Bret was my close colleague and friend for more than 30 years and leaves an honored legacy of service to the nation. His loss is overwhelming. We will miss him. As our Laboratory family grieves, our thoughts are also with his family.

Wednesday, November 19, 2014

Brett Knapp passed away

I was just told that Bret Knapp passed away yesterday.

Monday, November 17, 2014

Plagiarism reported to the Royal Society of Chemistry.

I heard that the same Sandia Livermore authors accused of plagiarism in the Journal of Physical Chemistry have now been reported to the Royal Society of Chemistry.

http://llnlthetruestory.blogspot.com/2014/09/plagiarism-by-sandia.html

Now both the American Chemical Society and the Royal Society of Chemistry have been warned of this ethical behavior. Investigations are underway.

Dismissal case update

My September 2013 dismissal from LLNS Update

In the attempt to resolve concerns with LLNS while employed at LLNS, I requested meetings with the Director long before and after the 2013 DRB decision to dismiss me. The Director declined my offers.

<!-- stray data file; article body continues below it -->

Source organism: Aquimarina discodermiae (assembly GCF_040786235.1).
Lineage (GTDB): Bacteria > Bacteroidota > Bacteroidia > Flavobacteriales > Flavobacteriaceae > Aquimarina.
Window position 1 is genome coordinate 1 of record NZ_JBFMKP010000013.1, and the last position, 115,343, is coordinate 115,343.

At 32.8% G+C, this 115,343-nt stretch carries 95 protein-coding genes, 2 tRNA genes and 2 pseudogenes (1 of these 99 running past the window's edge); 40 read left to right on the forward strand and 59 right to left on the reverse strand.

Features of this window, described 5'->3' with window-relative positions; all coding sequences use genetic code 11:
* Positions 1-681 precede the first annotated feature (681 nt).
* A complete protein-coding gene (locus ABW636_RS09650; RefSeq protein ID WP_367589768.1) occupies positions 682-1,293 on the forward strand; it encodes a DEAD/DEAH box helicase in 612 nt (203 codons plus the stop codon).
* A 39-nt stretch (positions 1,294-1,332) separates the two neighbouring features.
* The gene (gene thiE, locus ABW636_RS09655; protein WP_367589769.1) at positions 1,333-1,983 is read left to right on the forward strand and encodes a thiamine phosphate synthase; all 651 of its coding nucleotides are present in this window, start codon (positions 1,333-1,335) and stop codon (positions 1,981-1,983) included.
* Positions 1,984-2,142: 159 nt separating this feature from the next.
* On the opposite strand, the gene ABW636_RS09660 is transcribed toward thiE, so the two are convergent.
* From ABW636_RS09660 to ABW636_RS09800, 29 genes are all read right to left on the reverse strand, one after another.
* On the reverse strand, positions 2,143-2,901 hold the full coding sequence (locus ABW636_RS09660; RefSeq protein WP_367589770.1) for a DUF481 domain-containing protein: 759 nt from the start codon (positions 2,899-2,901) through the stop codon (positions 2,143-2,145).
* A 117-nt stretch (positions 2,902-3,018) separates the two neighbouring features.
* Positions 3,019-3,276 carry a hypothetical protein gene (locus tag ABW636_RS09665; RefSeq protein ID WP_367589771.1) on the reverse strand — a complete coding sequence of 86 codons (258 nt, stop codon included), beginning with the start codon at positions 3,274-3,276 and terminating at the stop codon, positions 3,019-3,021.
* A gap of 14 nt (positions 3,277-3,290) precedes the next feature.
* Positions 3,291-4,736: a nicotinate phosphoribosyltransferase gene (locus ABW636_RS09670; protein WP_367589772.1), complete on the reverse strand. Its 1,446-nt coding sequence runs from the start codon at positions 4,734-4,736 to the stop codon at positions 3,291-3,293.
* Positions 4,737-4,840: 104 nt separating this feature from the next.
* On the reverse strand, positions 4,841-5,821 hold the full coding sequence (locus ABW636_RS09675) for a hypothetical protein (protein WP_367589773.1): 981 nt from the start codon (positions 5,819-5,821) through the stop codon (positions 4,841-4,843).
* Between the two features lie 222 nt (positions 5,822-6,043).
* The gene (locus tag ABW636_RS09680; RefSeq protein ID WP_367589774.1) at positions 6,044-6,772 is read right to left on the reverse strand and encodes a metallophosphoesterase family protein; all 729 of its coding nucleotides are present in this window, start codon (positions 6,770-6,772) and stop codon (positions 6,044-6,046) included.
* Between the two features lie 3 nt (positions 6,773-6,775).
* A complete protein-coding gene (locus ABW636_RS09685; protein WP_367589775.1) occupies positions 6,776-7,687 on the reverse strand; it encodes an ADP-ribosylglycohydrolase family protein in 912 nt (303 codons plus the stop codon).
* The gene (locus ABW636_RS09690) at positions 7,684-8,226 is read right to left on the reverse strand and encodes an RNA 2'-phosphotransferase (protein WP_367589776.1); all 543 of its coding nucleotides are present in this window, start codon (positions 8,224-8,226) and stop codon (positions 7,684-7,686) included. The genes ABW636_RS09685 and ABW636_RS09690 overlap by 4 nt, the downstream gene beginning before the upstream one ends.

LLNS contested my CA unemployment benefit based on “poor employee conduct”. Therefore my CA unemployment benefit was initially denied. I appealed the decision. Representing myself, I appeared before the CA unemployment benefit appeals Judge. Representing the LLNS side were my 2 former engineering division level managers and their Staff Relations attorney. LLNS management and I provided the Judge with supporting documentation and under oath and audio recorded testimony which I have a copy of. 

On 1-30-14 the unemployment benefit appeals Judge reversed the earlier decision and stated:

“…The employer has not sustained its burden to show that the claimant’s conduct was willful or wanton under the circumstances and therefore has not shown misconduct. Accordingly, the employer discharged the claimant for reasons other than misconduct and the claimant is not disqualified for benefits under code section 1256…”

I filed a DOE 708 complaint against LLNS in January 2014. In response to my complaint, LLNS sent a letter and their support documentation to DOE/NNSA and requested its dismissal in February of 2014. Receiving documentation from both parties, DOE/NNSA accepted my 708 complaint in March 2014. I selected the "investigation followed by a hearing" option. 

After DOE/NNSA accepted my 708 case in March of 2014, I twice offered the Director of LLNS a DOE/NNSA encouraged “informal resolution” to be completely reinstated at LLNS. The informal resolution would have ended the formal DOE OHA investigation followed by a hearing, but my offer was refused in both instances.

My DOE case was dismissed in September of 2014 without a hearing. I appealed the decision to the DOE OHA Director in October of 2014. I may receive a response to my appeal in 30-60 days.